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“No Dumb Ireland”: Robert Burns and Irish Cultural Nationalism in the Nineteenth Century

From: Éire-Ireland
Volume 47:3&4, Fomhar/Geimhreadh / Fall/Winter 2012
pp. 251-268 | 10.1353/eir.2012.0014

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In September 1853 Queen Victoria and Prince Albert visited the Great Exhibition in Dublin and examined a Parian statuette group of Daniel O’Connell surrounded by a collection of male and female Irish peasants. Victoria and Albert noted the excellent likeness of the central statue to its subject, but nevertheless, to the disappointment of royalist nationalists reporting on the event, decided to buy a statuary group entitled “Burns and Highland Mary.”1 Although Queen Victoria’s Scotophilia is well documented, the tale of the two statuettes really seems to prove what David Lloyd has termed “the apparently inevitable declension of the icons of authentic national culture into kitsch.”2 The nineteenth-century impulse to celebrate “great men” and see them as representative of larger historical and/or national identities was as prevalent in Ireland as in Britain. What is interesting is the extent to which Burns was admired by Irish nationalists yet at the same time represented a challenge to Irish claims to cultural legitimacy. From the midcentury through the Revival, an Irish intelligentsia bent on promulgating an indigenous literary culture sorely felt the country’s lack of an equivalent to Burns. Cultural and political nationalists in Ireland accepted Carlyle’s dictum that “the Nation that has a Dante is bound together as no dumb Russia can be.”3

There is, of course, a certain irony that the Queen should have chosen a sentimental portrayal of a republican over a triumphal one of the staunchly royalist O’Connell. The sentimental cult of Burns in the nineteenth century was predicated on emasculating his radical politics while aligning him with a middle-class celebration of meritocracy and hard work.4 O’Connell’s demagoguery, on the other hand, obscured the extent of his regard for British royalty. However, from the point of view of Irish cultural nationalism, what was important was not that the Queen chose Burns over O’Connell but rather that “Burns” and “O’Connell” represented different discourses of the nation—one cultural, and therefore sentimental, reassuring, and unifying; the other political and therefore potentially polarizing and partisan. Robert Burns offered a perfect synecdoche of Scottish nationality, one that lent itself to easy reproduction. Ireland’s “representative man,” however, was too closely tied to a particular political and sectarian position to ever act as a unifying symbol of the whole nation. “Folk art and kitsch,” wrote Walter Benjamin, “ought for once to be regarded as a single great movement that passes certain themes from hand to hand, like batons, behind the back of what is known as great art.”5 Burns was perhaps unique among writers in occupying all three points on Benjamin’s triangulation, and it was his status as folk hero, literary genius, and kitsch commodity that determined his reception in Ireland. Looking at how Burns was received by Irish cultural nationalists, then, can not only tell us about an individual author’s reception but also reveal the often occluded strategies involved in conceptualizing a national literature.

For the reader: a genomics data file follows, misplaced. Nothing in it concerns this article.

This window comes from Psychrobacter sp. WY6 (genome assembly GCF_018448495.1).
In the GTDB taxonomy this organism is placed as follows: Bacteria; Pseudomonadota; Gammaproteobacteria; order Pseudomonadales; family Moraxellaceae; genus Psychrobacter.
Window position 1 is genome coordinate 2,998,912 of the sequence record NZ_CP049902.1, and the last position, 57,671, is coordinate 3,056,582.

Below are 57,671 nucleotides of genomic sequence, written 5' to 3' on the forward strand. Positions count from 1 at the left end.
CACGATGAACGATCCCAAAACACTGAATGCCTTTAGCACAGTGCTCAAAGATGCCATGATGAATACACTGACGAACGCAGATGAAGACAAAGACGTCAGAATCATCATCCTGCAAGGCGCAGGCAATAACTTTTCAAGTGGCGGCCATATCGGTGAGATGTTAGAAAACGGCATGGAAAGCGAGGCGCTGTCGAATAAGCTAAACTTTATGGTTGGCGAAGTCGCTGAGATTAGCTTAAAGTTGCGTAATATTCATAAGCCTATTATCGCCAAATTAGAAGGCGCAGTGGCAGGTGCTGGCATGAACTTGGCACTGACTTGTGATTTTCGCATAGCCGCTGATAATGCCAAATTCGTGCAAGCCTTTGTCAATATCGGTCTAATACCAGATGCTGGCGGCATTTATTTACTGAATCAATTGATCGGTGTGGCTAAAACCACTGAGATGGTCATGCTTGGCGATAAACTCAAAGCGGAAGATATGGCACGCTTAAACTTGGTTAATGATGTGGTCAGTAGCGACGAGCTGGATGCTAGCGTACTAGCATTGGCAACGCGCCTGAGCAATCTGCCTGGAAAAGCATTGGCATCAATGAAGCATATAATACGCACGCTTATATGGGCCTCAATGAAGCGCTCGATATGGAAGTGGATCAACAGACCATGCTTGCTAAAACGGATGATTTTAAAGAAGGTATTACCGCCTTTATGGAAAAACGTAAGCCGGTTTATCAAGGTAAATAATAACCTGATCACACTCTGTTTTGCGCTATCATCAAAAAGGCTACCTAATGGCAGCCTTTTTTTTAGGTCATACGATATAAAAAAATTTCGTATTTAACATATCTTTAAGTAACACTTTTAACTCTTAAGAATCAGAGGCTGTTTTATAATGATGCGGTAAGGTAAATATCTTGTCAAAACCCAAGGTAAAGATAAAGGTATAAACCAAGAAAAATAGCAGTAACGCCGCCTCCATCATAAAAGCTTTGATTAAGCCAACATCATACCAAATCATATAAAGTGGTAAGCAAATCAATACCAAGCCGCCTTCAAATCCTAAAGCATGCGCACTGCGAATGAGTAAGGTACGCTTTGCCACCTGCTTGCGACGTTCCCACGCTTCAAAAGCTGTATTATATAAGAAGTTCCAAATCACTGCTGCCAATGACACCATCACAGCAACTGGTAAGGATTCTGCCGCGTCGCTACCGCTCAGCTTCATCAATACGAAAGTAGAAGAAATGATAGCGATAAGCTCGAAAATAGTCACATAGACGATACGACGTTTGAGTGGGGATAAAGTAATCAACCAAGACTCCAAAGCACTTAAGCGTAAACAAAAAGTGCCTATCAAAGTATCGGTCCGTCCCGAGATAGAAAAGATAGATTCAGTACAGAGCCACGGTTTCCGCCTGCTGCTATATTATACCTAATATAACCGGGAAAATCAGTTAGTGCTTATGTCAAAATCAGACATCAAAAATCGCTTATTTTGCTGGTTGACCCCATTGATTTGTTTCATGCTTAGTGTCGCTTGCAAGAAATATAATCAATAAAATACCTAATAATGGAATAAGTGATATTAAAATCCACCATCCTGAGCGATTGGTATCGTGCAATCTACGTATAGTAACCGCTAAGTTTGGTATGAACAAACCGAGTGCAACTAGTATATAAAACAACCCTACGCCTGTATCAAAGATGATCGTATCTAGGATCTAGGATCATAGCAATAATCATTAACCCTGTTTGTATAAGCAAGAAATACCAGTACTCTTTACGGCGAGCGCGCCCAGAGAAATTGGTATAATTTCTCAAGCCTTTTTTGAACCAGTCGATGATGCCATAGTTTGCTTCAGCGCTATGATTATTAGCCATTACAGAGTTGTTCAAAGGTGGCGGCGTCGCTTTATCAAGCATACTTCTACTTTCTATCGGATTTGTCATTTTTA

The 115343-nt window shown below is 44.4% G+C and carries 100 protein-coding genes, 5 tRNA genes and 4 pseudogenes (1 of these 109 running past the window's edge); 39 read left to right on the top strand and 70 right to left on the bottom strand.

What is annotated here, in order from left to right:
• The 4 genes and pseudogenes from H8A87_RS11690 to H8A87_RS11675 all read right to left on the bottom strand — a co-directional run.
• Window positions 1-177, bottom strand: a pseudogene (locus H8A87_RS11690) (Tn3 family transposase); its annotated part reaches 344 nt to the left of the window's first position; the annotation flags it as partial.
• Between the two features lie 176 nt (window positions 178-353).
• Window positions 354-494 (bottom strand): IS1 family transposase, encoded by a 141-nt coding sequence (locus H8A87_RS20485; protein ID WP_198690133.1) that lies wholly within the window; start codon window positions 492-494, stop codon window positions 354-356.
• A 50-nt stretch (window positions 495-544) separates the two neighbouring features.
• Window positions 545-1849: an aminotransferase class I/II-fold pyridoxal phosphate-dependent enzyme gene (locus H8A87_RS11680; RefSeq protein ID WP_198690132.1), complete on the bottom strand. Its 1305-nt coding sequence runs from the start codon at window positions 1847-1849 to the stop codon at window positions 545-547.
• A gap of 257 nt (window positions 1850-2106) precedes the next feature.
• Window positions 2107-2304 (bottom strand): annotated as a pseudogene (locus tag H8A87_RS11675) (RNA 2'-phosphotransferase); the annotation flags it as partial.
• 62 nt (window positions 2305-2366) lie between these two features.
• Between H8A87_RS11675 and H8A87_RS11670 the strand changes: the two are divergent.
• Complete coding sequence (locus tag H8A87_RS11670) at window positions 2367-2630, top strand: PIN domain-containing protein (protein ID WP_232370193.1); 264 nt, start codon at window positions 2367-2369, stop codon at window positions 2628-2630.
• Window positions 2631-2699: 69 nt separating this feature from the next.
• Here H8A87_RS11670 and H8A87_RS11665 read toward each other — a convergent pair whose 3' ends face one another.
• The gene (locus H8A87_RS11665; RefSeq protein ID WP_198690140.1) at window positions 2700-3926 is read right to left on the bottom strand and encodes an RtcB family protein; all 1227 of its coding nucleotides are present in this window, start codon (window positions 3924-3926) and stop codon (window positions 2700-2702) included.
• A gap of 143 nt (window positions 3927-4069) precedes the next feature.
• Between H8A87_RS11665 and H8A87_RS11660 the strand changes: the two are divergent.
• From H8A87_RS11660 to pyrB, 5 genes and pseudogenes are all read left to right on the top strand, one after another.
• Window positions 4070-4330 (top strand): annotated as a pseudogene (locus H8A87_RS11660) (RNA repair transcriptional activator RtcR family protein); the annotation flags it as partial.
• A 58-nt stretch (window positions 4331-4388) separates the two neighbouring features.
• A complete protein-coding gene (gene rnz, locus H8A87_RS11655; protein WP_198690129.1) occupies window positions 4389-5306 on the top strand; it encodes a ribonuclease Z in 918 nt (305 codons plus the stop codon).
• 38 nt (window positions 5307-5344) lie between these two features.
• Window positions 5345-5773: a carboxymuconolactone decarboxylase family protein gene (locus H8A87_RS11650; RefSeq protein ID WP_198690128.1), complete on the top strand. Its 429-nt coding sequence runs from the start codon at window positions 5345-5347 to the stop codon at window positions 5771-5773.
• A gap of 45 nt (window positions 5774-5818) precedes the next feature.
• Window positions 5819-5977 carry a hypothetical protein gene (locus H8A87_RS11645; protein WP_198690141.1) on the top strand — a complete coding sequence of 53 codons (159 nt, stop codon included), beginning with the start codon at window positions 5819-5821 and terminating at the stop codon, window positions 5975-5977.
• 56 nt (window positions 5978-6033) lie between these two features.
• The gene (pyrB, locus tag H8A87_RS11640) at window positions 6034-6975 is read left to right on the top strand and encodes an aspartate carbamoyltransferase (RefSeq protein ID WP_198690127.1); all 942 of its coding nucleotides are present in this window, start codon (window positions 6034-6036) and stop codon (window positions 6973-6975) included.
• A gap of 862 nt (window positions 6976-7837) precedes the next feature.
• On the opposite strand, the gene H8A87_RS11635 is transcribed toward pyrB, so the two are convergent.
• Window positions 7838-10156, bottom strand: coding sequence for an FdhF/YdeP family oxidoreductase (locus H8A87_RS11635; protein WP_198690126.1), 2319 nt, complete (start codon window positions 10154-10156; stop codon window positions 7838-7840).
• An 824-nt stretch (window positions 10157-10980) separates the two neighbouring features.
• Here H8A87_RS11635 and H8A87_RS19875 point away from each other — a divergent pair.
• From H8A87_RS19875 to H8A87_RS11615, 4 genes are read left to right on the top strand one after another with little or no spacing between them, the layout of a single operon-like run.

Burns had been a constant presence in Irish cultural programs and literary productions from the 1780s on. His connections with Ulster Scots poetry are perhaps the most obvious examples of a wider series of networks between Ireland and Scotland in the Romantic period. Katie Trumpener has argued for a “transperipheral literary life” between the two in the late eighteenth and early nineteenth centuries, and Burns was a central figure in cross-channel cultural contact.6 Liam McIlvanney has demonstrated Burns’s influence on radical poetry in Ulster in the 1790s, mediated primarily through the Northern Star, the newspaper of the United Irishmen.7 Belfast continued to be an important city in the publication of Irish editions of Burns in the early nineteenth century, although Dublin and Cork also saw reprints of collections. Whereas Burns would present subsequent Irish intellectuals with a model of what a national bard might look like, his reception in Ulster allowed for a more focused celebration and development of a regional, dialectal, and class-based poetry. For later cultural nationalists, Burns was abstracted into an ideal of authentic national enunciation, but for his contemporaries in Ulster he was very much a fellow traveler—as John...

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